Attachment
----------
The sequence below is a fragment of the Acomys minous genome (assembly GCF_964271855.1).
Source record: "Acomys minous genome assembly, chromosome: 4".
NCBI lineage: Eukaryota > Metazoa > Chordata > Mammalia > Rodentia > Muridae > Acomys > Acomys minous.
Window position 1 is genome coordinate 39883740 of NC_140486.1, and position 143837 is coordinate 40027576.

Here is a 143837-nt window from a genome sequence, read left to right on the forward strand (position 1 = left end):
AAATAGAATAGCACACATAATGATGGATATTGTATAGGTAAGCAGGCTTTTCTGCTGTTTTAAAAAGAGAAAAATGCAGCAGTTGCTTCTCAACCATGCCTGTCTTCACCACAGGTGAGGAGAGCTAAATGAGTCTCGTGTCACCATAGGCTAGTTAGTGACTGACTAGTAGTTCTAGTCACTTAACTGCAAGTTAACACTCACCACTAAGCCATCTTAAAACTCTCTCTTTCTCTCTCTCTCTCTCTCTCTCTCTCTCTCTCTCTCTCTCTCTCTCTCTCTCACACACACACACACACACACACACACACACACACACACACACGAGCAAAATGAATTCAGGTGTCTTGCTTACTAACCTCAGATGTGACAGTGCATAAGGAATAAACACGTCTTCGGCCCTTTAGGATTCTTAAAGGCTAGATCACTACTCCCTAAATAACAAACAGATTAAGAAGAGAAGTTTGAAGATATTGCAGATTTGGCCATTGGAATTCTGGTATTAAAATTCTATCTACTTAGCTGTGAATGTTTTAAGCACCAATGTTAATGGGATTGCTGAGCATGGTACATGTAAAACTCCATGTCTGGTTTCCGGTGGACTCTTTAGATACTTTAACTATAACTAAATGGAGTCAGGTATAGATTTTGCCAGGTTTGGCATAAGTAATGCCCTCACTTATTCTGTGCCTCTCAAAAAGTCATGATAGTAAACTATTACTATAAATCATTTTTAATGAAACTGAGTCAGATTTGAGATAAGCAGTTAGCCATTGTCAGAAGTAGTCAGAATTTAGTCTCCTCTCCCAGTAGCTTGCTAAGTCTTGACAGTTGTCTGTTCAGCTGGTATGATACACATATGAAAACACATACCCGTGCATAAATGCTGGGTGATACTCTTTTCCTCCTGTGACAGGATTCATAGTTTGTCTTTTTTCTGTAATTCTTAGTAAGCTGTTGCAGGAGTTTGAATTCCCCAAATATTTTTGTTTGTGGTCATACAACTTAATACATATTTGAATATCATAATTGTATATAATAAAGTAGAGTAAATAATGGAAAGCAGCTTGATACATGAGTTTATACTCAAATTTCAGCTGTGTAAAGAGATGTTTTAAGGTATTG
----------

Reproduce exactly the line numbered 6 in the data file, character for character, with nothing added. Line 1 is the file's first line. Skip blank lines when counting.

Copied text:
AAATAGAATAGCACACATAATGATGGATATTGTATAGGTAAGCAGGCTTTTCTGCTGTTTTAAAAAGAGAAAAATGCAGCAGTTGCTTCTCAACCATGCCTGTCTTCACCACAGGTGAGGAGAGCTAAATGAGTCTCGTGTCACCATAGGCTAGTTAGTGACTGACTAGTAGTTCTAGTCACTTAACTGCAAGTTAACACTCACCACTAAGCCATCTTAAAACTCTCTCTTTCTCTCTCTCTCTCTCTCTCTCTCTCTCTCTCTCTCTCTCTCTCTCTCTCTCACACACACACACACACACACACACACACACACACACACACACGAGCAAAATGAATTCAGGTGTCTTGCTTACTAACCTCAGATGTGACAGTGCATAAGGAATAAACACGTCTTCGGCCCTTTAGGATTCTTAAAGGCTAGATCACTACTCCCTAAATAACAAACAGATTAAGAAGAGAAGTTTGAAGATATTGCAGATTTGGCCATTGGAATTCTGGTATTAAAATTCTATCTACTTAGCTGTGAATGTTTTAAGCACCAATGTTAATGGGATTGCTGAGCATGGTACATGTAAAACTCCATGTCTGGTTTCCGGTGGACTCTTTAGATACTTTAACTATAACTAAATGGAGTCAGGTATAGATTTTGCCAGGTTTGGCATAAGTAATGCCCTCACTTATTCTGTGCCTCTCAAAAAGTCATGATAGTAAACTATTACTATAAATCATTTTTAATGAAACTGAGTCAGATTTGAGATAAGCAGTTAGCCATTGTCAGAAGTAGTCAGAATTTAGTCTCCTCTCCCAGTAGCTTGCTAAGTCTTGACAGTTGTCTGTTCAGCTGGTATGATACACATATGAAAACACATACCCGTGCATAAATGCTGGGTGATACTCTTTTCCTCCTGTGACAGGATTCATAGTTTGTCTTTTTTCTGTAATTCTTAGTAAGCTGTTGCAGGAGTTTGAATTCCCCAAATATTTTTGTTTGTGGTCATACAACTTAATACATATTTGAATATCATAATTGTATATAATAAAGTAGAGTAAATAATGGAAAGCAGCTTGATACATGAGTTTATACTCAAATTTCAGCTGTGTAAAGAGATGTTTTAAGGTATTG